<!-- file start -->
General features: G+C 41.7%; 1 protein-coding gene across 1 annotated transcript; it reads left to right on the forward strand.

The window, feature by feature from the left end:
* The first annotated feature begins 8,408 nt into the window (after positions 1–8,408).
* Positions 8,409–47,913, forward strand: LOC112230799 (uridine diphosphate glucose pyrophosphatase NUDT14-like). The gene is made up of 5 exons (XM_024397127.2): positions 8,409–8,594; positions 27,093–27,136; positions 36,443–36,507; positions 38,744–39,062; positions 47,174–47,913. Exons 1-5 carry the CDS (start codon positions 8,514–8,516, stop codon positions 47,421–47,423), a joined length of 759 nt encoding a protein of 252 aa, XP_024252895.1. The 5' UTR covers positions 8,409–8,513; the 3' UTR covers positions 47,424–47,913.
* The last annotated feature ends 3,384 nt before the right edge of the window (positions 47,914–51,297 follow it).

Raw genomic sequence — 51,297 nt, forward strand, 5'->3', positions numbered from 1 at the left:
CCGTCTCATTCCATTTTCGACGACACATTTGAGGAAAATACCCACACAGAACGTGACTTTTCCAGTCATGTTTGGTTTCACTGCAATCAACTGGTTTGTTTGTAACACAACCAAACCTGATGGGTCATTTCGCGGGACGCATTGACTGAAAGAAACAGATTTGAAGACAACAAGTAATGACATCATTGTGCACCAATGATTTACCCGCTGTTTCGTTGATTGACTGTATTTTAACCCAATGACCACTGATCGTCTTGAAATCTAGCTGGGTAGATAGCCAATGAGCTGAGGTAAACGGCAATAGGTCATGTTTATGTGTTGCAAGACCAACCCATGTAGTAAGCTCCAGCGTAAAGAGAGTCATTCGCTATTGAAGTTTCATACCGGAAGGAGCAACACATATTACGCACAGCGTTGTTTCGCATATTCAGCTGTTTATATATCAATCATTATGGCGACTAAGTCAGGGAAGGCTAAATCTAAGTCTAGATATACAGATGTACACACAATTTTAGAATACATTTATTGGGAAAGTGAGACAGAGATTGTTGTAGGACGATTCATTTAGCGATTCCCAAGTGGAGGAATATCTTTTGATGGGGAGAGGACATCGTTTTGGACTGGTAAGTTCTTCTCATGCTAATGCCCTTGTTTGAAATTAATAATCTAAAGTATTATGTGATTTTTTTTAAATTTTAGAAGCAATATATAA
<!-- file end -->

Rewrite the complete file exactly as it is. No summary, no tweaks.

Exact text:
General features: G+C 41.7%; 1 protein-coding gene across 1 annotated transcript; it reads left to right on the forward strand.

The window, feature by feature from the left end:
* The first annotated feature begins 8,408 nt into the window (after positions 1–8,408).
* Positions 8,409–47,913, forward strand: LOC112230799 (uridine diphosphate glucose pyrophosphatase NUDT14-like). The gene is made up of 5 exons (XM_024397127.2): positions 8,409–8,594; positions 27,093–27,136; positions 36,443–36,507; positions 38,744–39,062; positions 47,174–47,913. Exons 1-5 carry the CDS (start codon positions 8,514–8,516, stop codon positions 47,421–47,423), a joined length of 759 nt encoding a protein of 252 aa, XP_024252895.1. The 5' UTR covers positions 8,409–8,513; the 3' UTR covers positions 47,424–47,913.
* The last annotated feature ends 3,384 nt before the right edge of the window (positions 47,914–51,297 follow it).

Raw genomic sequence — 51,297 nt, forward strand, 5'->3', positions numbered from 1 at the left:
CCGTCTCATTCCATTTTCGACGACACATTTGAGGAAAATACCCACACAGAACGTGACTTTTCCAGTCATGTTTGGTTTCACTGCAATCAACTGGTTTGTTTGTAACACAACCAAACCTGATGGGTCATTTCGCGGGACGCATTGACTGAAAGAAACAGATTTGAAGACAACAAGTAATGACATCATTGTGCACCAATGATTTACCCGCTGTTTCGTTGATTGACTGTATTTTAACCCAATGACCACTGATCGTCTTGAAATCTAGCTGGGTAGATAGCCAATGAGCTGAGGTAAACGGCAATAGGTCATGTTTATGTGTTGCAAGACCAACCCATGTAGTAAGCTCCAGCGTAAAGAGAGTCATTCGCTATTGAAGTTTCATACCGGAAGGAGCAACACATATTACGCACAGCGTTGTTTCGCATATTCAGCTGTTTATATATCAATCATTATGGCGACTAAGTCAGGGAAGGCTAAATCTAAGTCTAGATATACAGATGTACACACAATTTTAGAATACATTTATTGGGAAAGTGAGACAGAGATTGTTGTAGGACGATTCATTTAGCGATTCCCAAGTGGAGGAATATCTTTTGATGGGGAGAGGACATCGTTTTGGACTGGTAAGTTCTTCTCATGCTAATGCCCTTGTTTGAAATTAATAATCTAAAGTATTATGTGATTTTTTTTAAATTTTAGAAGCAATATATAA